Emancipatory learning_Odora Hoppers and van der Westhuizen

(Afrikaans) Emancipatory learning and educational research
Educational research plays a critical role in bringing about social change in South Africa. The knowledge contributions made by researchers not only shape what is accepted as the science of teaching, but also forms the basis of the education systems, policies and practices.
The recent calls for decolonisation can be accepted as symptomatic of the crisis of relevance and applicability of among others, knowledge in curricula and school education. This is not a technical crisis of low pass rates and the improvement of academic performance by educational authorities, but a crisis of collapse and reproduction of social inequalities still prevalent in society, reminding educators and researchers that schools are sites of struggle, as they have been considered in the past by community activists such as Neville Alexander.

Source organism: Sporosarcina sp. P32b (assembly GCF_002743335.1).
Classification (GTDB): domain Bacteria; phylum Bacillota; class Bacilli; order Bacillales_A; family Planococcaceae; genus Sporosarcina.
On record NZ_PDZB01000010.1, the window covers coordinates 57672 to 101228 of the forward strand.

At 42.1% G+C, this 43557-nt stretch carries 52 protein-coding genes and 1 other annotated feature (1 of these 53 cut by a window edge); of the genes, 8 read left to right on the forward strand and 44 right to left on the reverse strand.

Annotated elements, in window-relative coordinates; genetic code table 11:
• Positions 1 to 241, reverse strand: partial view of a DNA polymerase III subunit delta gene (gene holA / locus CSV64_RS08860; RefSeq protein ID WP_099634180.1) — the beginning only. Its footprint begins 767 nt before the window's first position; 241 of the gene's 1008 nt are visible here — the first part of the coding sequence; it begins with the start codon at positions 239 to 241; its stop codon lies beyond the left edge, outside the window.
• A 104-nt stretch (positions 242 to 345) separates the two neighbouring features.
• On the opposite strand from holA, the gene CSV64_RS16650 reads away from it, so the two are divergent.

The Imperative of Cognitive Justice in Teacher Education

The cognitive crisis in Africa is a knowledge crisis, and a crisis of the academy (Odora Hoppers 2014) and of the modern university (Fataar and Subreenduth 2014) [and] requires rethinking on levels of worldview and practice – in terms of the ways in which disciplinary knowledge is organized and developed, and ontologies, epistemologies opened up and rethought to become truly representative of Africa.

Postcolonial Perspectives

The focus of this article is on the role and contribution of policy research in contexts of social transformation. With reference to education transformation policies in post- apartheid South Africa, the argument is developed that research varies in their contri- bution to change, as a function of the paradigmatic assumptions and methodological choices of the researcher.